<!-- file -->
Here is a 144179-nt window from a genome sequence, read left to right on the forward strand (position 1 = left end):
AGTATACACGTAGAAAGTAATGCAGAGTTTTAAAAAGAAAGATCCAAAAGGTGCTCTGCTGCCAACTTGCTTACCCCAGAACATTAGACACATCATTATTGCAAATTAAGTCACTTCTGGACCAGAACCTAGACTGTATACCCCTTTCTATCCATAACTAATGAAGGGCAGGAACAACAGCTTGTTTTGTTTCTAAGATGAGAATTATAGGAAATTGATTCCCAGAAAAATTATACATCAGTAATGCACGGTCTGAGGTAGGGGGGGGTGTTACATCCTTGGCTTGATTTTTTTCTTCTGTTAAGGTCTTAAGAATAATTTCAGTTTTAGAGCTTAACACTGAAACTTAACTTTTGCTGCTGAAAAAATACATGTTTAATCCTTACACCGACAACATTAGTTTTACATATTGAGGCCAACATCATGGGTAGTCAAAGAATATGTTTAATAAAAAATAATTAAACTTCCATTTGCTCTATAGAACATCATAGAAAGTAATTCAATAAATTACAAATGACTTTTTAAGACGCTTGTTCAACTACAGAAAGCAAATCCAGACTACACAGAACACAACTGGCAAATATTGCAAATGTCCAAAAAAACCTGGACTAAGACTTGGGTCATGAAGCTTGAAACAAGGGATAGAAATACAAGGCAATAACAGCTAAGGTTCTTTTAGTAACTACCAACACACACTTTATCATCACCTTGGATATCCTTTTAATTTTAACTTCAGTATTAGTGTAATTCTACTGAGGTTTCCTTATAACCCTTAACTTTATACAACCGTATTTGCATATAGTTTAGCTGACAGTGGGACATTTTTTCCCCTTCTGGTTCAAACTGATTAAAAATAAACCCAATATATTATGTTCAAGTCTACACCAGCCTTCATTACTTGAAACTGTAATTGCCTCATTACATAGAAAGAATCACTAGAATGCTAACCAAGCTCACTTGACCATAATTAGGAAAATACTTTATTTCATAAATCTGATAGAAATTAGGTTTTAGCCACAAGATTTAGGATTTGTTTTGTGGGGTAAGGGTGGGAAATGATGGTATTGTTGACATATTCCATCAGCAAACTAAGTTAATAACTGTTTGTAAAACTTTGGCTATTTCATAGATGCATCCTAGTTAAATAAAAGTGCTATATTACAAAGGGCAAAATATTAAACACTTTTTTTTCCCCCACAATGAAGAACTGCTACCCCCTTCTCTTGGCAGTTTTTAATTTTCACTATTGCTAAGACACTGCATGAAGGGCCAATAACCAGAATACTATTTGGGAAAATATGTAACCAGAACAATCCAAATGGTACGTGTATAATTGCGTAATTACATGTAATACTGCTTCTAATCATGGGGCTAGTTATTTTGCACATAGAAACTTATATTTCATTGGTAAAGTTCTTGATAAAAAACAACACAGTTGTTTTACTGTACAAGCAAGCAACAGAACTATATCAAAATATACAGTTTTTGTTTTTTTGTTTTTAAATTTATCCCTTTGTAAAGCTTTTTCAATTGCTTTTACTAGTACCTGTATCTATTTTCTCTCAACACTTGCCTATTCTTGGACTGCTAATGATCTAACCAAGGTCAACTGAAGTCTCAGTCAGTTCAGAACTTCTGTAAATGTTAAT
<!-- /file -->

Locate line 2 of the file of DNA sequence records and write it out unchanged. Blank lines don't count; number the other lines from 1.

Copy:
AGTATACACGTAGAAAGTAATGCAGAGTTTTAAAAAGAAAGATCCAAAAGGTGCTCTGCTGCCAACTTGCTTACCCCAGAACATTAGACACATCATTATTGCAAATTAAGTCACTTCTGGACCAGAACCTAGACTGTATACCCCTTTCTATCCATAACTAATGAAGGGCAGGAACAACAGCTTGTTTTGTTTCTAAGATGAGAATTATAGGAAATTGATTCCCAGAAAAATTATACATCAGTAATGCACGGTCTGAGGTAGGGGGGGGTGTTACATCCTTGGCTTGATTTTTTTCTTCTGTTAAGGTCTTAAGAATAATTTCAGTTTTAGAGCTTAACACTGAAACTTAACTTTTGCTGCTGAAAAAATACATGTTTAATCCTTACACCGACAACATTAGTTTTACATATTGAGGCCAACATCATGGGTAGTCAAAGAATATGTTTAATAAAAAATAATTAAACTTCCATTTGCTCTATAGAACATCATAGAAAGTAATTCAATAAATTACAAATGACTTTTTAAGACGCTTGTTCAACTACAGAAAGCAAATCCAGACTACACAGAACACAACTGGCAAATATTGCAAATGTCCAAAAAAACCTGGACTAAGACTTGGGTCATGAAGCTTGAAACAAGGGATAGAAATACAAGGCAATAACAGCTAAGGTTCTTTTAGTAACTACCAACACACACTTTATCATCACCTTGGATATCCTTTTAATTTTAACTTCAGTATTAGTGTAATTCTACTGAGGTTTCCTTATAACCCTTAACTTTATACAACCGTATTTGCATATAGTTTAGCTGACAGTGGGACATTTTTTCCCCTTCTGGTTCAAACTGATTAAAAATAAACCCAATATATTATGTTCAAGTCTACACCAGCCTTCATTACTTGAAACTGTAATTGCCTCATTACATAGAAAGAATCACTAGAATGCTAACCAAGCTCACTTGACCATAATTAGGAAAATACTTTATTTCATAAATCTGATAGAAATTAGGTTTTAGCCACAAGATTTAGGATTTGTTTTGTGGGGTAAGGGTGGGAAATGATGGTATTGTTGACATATTCCATCAGCAAACTAAGTTAATAACTGTTTGTAAAACTTTGGCTATTTCATAGATGCATCCTAGTTAAATAAAAGTGCTATATTACAAAGGGCAAAATATTAAACACTTTTTTTTCCCCCACAATGAAGAACTGCTACCCCCTTCTCTTGGCAGTTTTTAATTTTCACTATTGCTAAGACACTGCATGAAGGGCCAATAACCAGAATACTATTTGGGAAAATATGTAACCAGAACAATCCAAATGGTACGTGTATAATTGCGTAATTACATGTAATACTGCTTCTAATCATGGGGCTAGTTATTTTGCACATAGAAACTTATATTTCATTGGTAAAGTTCTTGATAAAAAACAACACAGTTGTTTTACTGTACAAGCAAGCAACAGAACTATATCAAAATATACAGTTTTTGTTTTTTTGTTTTTAAATTTATCCCTTTGTAAAGCTTTTTCAATTGCTTTTACTAGTACCTGTATCTATTTTCTCTCAACACTTGCCTATTCTTGGACTGCTAATGATCTAACCAAGGTCAACTGAAGTCTCAGTCAGTTCAGAACTTCTGTAAATGTTAAT